Traditional Chinese Medicine’s View of the Heart

In terms of functions, the anatomical heart as understood by Western medicine is different from that of the traditional Chinese medicine’s view of the heart. In traditional Chinese medicine (TCM), besides controlling the cardiovascular system, the heart is an organ system that is also responsible for a number of physiological functions including regulating the functions of the nervous system.

The Heart Controls the Blood Vessels as Well as Blood Itself

Blood flow is regulated by the heart. This is the heart’s primary function. This organ pumps the blood into the blood vessels so that blood may be distributed through the whole body. The blood vessels, blood, and heart work as one to provide vital nourishment to the body. This harmonized functional relationship in TCM is called the ruling” of the heart.

The pumping function of the heart is known as Heart qi (Heart energy). If this qi is adequate or abundant, the face looks vibrant, pulse is strong and normal, blood vessels smoothly convey blood, and the heart pumps at a healthy pace. The body is adequately supplied with the nutrients it needs to live and thrive. If the heart qi is deficient or inadequate, the blood vessels do not carry enough blood that the body needs to function normally. The deficiency leads to a weak pulse, the person’s tongue may look white and pale and his/her face may look pale as well. Deficient heart qi means an unhealthy ruling of the heart which leads to chest pain and discomfort and palpitations.

The Spirit is Ruled by the Heart

By Spirit, TCM broadly means the person’s vitality. This vitality is mirrored on the person’s reactions, speech, eyes, and overall appearance. In specific terms, a person’s “spirit” is seen in the person’s intellectual, cognitive, and mental abilities. The physiological, mental and other functions of the body are controlled by the heart. The person will have a fast and clear way of thinking if the spirit is healthy and the ruling of the heart is in harmony. A discordant heart will manifest signs such as slow reaction and thought processes, low self-esteem, and forgetfulness.

The Heart’s Fluid is the Body’s Sweat

Sweat is an essential and integral part of blood and it is derived from our body fluids. The primary fluid of the heart is blood which is controlled by the same organ. Sweat and blood both come from the same source and so when one sweats too much, TCM practitioners think that the heart blood and qi is being overexploited also which can lead to heart palpitations. And so, people who tend to sweat profusely usually have a heart deficiency condition. A spontaneous type of sweating may indicate a heart yang deficiency type of disharmony. If sweating occurs during night time, this means that the disharmony is of a heart yin deficiency type.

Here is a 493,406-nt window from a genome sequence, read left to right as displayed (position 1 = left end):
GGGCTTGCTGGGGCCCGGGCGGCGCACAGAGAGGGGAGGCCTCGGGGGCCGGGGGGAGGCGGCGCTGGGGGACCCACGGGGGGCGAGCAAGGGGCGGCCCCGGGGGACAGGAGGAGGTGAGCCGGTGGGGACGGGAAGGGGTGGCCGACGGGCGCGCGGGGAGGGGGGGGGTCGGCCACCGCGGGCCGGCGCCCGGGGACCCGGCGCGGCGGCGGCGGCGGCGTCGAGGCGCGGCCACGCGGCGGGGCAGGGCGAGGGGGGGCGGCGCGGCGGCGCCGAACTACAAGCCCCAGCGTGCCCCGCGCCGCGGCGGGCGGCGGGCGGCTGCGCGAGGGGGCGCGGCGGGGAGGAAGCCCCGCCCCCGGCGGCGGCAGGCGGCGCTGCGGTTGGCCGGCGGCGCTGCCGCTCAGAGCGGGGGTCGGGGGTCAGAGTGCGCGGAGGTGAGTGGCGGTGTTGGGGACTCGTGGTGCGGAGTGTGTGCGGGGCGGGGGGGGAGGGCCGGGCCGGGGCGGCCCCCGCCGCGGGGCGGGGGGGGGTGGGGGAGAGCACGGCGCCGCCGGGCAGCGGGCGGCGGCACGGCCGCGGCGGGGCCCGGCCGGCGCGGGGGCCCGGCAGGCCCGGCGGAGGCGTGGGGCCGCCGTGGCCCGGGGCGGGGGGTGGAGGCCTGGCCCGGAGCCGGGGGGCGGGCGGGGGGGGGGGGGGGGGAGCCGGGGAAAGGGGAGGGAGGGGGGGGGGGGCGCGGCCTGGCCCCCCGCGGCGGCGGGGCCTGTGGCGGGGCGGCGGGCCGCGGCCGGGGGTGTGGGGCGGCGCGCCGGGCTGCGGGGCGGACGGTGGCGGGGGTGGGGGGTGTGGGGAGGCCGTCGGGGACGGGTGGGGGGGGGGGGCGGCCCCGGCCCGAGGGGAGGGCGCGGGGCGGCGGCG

The Face Reflects the Brilliance of the Heart

The face and tongue are the mirrors of the state of health of a person’s blood and heart based on the viewpoint of TCM. The heart and the tongue are connected to each other and so by carefully observing the brilliance of the face and carefully scrutinizing the tongue, TCM physicians and acupuncturists in New York can gain a substantial amount of information on how well the heart of a patient is functioning. If say, the function of the heart is regular, the person will have a pink tongue and red healthy cheeks. If a person suffers from blood stasis (blood flow moves sluggishly through the blood vessels) the person’s tongue and face will have a purplish color. If blood supply is good, hair grows normally and healthily; if there is a problem with the blood and heart, the person’s hair does not receive enough nourishment and his/her hair will look thin or he/she may slowly start to lose hair.

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